On the Twentieth Century
Last night, this locomotive of a show chugged into the Freud Playhouse in a production by L.A. Reprise! that retains the freshness of the original. Starring Broadway talents Bob Gunton (Evita) and Carolee Carmello (Parade), On The Twentieth Century is part operetta, part farce, part screwball comedy and, a total delight.
Based on the 1934 Howard Hawks film Twentieth Century, starring John Barrymore and Carole Lombard, the musical is set aboard the legendary luxury train that carried the elite from Chicago to New York City. One of the celebrity passengers, producer/director Oscar Jaffe (Gunton), is on the skids after four flops in a row; his theater is being foreclosed upon and his reputation has all the shine of a muddy spoon. Only one person can save Jaffe from ruin: the movie star Lily Garland (Carmello), who happens to be traveling in the suite next door. Unfortunately, Ms. Garland, whom Jaffe discovered many years earlier and with whom she was romantically involved, now abhors her ex-Svengali for his jealousy of her fame. The desperate ham and the queen of Hollywood square off in a battle of wills: Can he get her signature on a contract? Can she get this cretinous lout out of her life?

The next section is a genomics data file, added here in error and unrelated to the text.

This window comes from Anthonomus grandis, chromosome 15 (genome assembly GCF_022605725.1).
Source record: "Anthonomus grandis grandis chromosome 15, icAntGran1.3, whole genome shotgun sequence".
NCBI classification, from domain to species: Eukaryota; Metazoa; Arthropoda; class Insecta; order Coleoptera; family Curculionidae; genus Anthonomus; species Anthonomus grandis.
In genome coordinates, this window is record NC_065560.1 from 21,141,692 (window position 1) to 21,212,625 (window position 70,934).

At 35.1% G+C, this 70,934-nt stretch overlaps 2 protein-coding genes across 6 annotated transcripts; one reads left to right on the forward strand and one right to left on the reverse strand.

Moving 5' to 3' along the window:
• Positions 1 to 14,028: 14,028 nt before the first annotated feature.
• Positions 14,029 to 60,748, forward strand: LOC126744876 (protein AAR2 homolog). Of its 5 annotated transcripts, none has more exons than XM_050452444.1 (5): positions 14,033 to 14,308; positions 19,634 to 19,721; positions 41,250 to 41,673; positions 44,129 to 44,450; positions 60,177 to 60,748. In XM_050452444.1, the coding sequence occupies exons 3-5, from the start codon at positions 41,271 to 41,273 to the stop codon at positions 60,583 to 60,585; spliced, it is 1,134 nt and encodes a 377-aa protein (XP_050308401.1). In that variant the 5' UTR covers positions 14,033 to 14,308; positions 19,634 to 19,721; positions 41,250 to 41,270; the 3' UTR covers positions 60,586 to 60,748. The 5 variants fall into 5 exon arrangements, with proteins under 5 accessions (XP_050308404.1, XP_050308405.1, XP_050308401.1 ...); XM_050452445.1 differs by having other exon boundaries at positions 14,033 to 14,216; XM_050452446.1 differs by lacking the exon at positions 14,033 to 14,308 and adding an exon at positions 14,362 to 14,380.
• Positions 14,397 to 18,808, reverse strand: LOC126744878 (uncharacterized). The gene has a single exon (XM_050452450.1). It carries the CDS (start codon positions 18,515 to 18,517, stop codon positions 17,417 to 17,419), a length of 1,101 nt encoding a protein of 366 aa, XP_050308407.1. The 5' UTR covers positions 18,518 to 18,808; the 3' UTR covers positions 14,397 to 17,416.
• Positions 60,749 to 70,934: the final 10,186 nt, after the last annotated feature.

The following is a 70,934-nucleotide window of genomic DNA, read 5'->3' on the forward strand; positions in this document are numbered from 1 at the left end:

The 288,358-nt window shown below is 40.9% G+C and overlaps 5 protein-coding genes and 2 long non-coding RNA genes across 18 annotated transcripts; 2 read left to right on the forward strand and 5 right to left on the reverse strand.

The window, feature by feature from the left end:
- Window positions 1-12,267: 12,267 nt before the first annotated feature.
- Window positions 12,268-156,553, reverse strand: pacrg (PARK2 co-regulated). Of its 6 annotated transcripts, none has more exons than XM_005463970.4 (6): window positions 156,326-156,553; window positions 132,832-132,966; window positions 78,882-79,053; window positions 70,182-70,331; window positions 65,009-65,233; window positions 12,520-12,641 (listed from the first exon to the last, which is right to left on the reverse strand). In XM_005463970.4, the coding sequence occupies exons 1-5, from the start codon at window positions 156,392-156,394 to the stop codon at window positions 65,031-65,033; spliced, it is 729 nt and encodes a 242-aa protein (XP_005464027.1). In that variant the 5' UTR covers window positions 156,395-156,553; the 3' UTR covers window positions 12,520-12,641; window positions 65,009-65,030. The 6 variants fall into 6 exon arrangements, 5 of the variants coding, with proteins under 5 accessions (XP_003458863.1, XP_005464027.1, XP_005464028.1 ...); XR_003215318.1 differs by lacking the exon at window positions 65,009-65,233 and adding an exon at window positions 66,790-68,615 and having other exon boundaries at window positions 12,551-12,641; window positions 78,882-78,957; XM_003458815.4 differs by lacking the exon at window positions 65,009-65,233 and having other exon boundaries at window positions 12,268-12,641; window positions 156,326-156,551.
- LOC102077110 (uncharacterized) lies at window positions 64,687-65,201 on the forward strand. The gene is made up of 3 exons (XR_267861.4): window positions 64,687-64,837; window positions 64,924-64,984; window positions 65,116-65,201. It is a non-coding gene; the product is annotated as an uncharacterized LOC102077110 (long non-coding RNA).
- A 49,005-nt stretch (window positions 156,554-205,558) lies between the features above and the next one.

Comden and the late Green, responsible for the scripts and/or lyrics of some of the best Broadway and Hollywood musicals (Singin' In The Rain, On The Town), infuse On The Twentieth Century with a frothy air. When Lily shoots down Oscar's advances, she shouts "You're living in a flashback." Later, when Oscar feigns suicide, he laments "I am much too good a showman to dwindle like a snowman melting down one sunny day."
The Coleman score is one of his cleverest. During the overture, he implies the motion of a train with his rhythms and instrumentation. Elsewhere, he simulates chase music of the sort that used to accompany Mack Sennett's silent comedies. When On the Twentieth Century opened, critics noted the influence of Kurt Weill; I also hear the troubadour tunes of Jacques Brel at times, particularly in the French war tune "Veronique." Coleman spoofs the pitter-patter rhythm of screwball comedies in his melodies, especially in the fast paced "She's a Nut" and "I've Got It All." The "Sign, Lily, Sign" ensemble deftly melds layers of different melodies sung by the various cast members. The orchestra, under Gerald Stenbach's baton, crisply enunciates the music.
The rest of the fine cast -- including Damon Kirsche, Mimi Hines, Dan Butler, and Robert Picardo -- works seamlessly as an ensemble. One standout is Mary Vanarsdel in a small part as a prima donna auditioning during a flashback. With her pained expressions and silent film stare, she gives us an idea of what Sunset Boulevard's Norma Desmond might have looked like two weeks after dispatching Joe Gillis.
Television director David Lee paces the show like a silent comedy with voices. Adept at farce from his Frasier days, he knows just how to utilize pantomime and antics to stir the audience. With the help of scenic designer Bradley Kaye and lighting designer Tom Ruzika, Lee makes the train seem to be really moving throughout the show; flickering lights, rotating facades, miniatures, and a spotlight coming towards the audience all add to the production's kinetic energy.